Good, hurting and "hurting good"

Brindy snores, asleep on her blanket behind our recliner. I sniffed her doggy scent while reclining and thinking about the uneven week behind me.

Tim worked nearly all weekend, on problems arising from an early daylight-savings switch at the TV station where he’s chief engineer. This followed late nights he spent dealing with the aftermath of a burglary at a mountaintop translator site. My husband has not been having a lovely time.

So, I asked, why’s the timing this way? Something good happens for me – an acceptance letter. But Tim can’t share my joy. In fact, yesterday he hurt my feelings by bringing up money – how I’m not making up our constant monthly budget shortfall.

I don’t blame Tim for his bleak outlook. I did get angry, though. Last night I expressed my feelings, late, when we were both tired and spent. It didn’t help. I got in bed with my journal, then, and wrote about circumstances I hate right now. I hate them, I wrote, but I love Tim. It helped. This morning we talked, somewhat like civilized beings, about reality’s hard edge.

Questions we can’t answer exist, I’m reminded. It’s one reason reality bites some days. Our lives’ chapters don’t get tied up with pink-ribbon endings. Often they leave us dangling, vulnerable, exposed.

Before church this morning I read the latest newspaper column by Dorcas Smucker, her monthly Letter from Harrisburg. For Dorcas, life as a Mennonite minister’s wife does not preclude facing rough-edged circumstances. Since one of her nephews took his life last summer, you might expect Dorcas to sweep her grief beneath some dogmatic carpet. She, however, does not try to hide. With her niece (the nephew’s older sister), she recently spent days processing, even questioning. As Dorcas says, “I longed to do the impossible and dispense answers that would make everything make sense.” She admits she did not have those answers.

Years ago I told myself I had all the answers, the day my youngest brother left his wife and announced he was gay. Through prayer, I thought, I would bring him back.

Yet I had to learn there was no “back” – he’d had homosexual feelings already for years but had kept them and his related actions secret.

I had a process to begin. Years of hurt and anger to experience. And over lots of time since then a picture of myself to see, loving my brother, forgiving him for withholding from our close relationship his boyhood pain. Like Dorcas I’ve recognized I cannot make everything make sense.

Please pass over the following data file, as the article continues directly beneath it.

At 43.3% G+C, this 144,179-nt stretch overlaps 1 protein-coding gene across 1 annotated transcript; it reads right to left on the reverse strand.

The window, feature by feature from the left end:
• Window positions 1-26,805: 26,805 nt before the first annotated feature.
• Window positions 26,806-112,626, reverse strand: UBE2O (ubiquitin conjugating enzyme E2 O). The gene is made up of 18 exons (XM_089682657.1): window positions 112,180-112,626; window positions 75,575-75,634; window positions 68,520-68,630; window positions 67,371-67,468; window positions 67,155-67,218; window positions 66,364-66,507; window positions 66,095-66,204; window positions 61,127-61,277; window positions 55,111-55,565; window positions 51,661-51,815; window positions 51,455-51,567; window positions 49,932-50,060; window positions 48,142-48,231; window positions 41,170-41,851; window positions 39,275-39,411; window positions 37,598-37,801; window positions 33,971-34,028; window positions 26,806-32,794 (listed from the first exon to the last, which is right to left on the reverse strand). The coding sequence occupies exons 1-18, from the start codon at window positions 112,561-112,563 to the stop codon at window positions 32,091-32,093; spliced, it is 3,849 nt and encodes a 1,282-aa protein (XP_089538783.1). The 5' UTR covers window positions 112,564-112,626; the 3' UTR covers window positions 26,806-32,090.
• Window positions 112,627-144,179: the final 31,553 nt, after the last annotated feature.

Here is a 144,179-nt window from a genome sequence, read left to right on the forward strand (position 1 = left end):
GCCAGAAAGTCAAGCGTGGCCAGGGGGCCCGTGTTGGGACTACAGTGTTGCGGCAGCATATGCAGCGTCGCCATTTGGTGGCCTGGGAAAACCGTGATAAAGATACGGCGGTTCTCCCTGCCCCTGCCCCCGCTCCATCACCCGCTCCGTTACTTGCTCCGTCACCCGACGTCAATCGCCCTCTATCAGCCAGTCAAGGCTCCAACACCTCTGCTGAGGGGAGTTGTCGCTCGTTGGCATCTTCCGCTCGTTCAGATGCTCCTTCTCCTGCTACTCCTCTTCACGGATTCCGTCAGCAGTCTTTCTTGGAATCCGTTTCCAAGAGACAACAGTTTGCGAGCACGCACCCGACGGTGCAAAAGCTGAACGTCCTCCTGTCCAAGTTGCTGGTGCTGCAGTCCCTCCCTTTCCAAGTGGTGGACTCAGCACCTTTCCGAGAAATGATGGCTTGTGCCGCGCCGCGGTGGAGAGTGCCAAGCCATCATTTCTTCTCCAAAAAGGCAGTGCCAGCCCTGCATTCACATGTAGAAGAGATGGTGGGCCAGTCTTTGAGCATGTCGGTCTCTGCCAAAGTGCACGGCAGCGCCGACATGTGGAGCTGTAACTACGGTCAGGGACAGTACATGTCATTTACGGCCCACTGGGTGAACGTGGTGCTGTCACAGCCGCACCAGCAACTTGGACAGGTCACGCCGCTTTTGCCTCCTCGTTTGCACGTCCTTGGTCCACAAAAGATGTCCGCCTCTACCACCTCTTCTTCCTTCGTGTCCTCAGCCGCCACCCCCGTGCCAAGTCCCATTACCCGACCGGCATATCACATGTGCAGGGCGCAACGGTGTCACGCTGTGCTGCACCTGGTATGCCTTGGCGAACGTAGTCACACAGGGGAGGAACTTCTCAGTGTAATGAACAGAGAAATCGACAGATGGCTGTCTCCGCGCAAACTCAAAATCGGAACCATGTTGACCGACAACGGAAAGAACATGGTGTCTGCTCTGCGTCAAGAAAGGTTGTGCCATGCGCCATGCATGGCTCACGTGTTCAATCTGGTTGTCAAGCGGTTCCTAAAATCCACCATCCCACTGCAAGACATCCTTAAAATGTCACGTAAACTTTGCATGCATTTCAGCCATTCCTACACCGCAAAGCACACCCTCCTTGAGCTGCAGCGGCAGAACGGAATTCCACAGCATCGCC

Now Tim’s come home and rested in the bedroom. His station is working, except for the closed captioning equipment. A new week awaits – good things and hurting will combine, no doubt. I’ll work to be genuine with my husband, and to let memories of joyful successes buoy me when reality bites.

It’s reality I long for, though, in all its colors. Somehow I’m made to go through it, eyes open, stretching and bleeding and aching, to see.


Cherie said…
I was hoping I'd get to talk with you today, but you were surrounded. I didn't know you were feeling so undone. I hope you found some encouragement from all the loving people you spoke with. Wasn't the message just terrific!! I hope things settle down for you and Tim, and that you get some of the more pleasant parts of reality this week, for a little rest.

Deanna said…
Thanks, Cherie. I meant to talk to you, yesterday, too. We will find our time when it meets us.

I wondered if I should post anything hinting at the negative here. I even almost balked at writing it in my journal! This says something, I think, about how I tend to shrink from the real at times.

Of course, I could just be an over-analyzing, hormonal grump!

And, yes, I felt hugged by the whole group yesterday. The passage Jack spoke on is one of my very favorites. :-)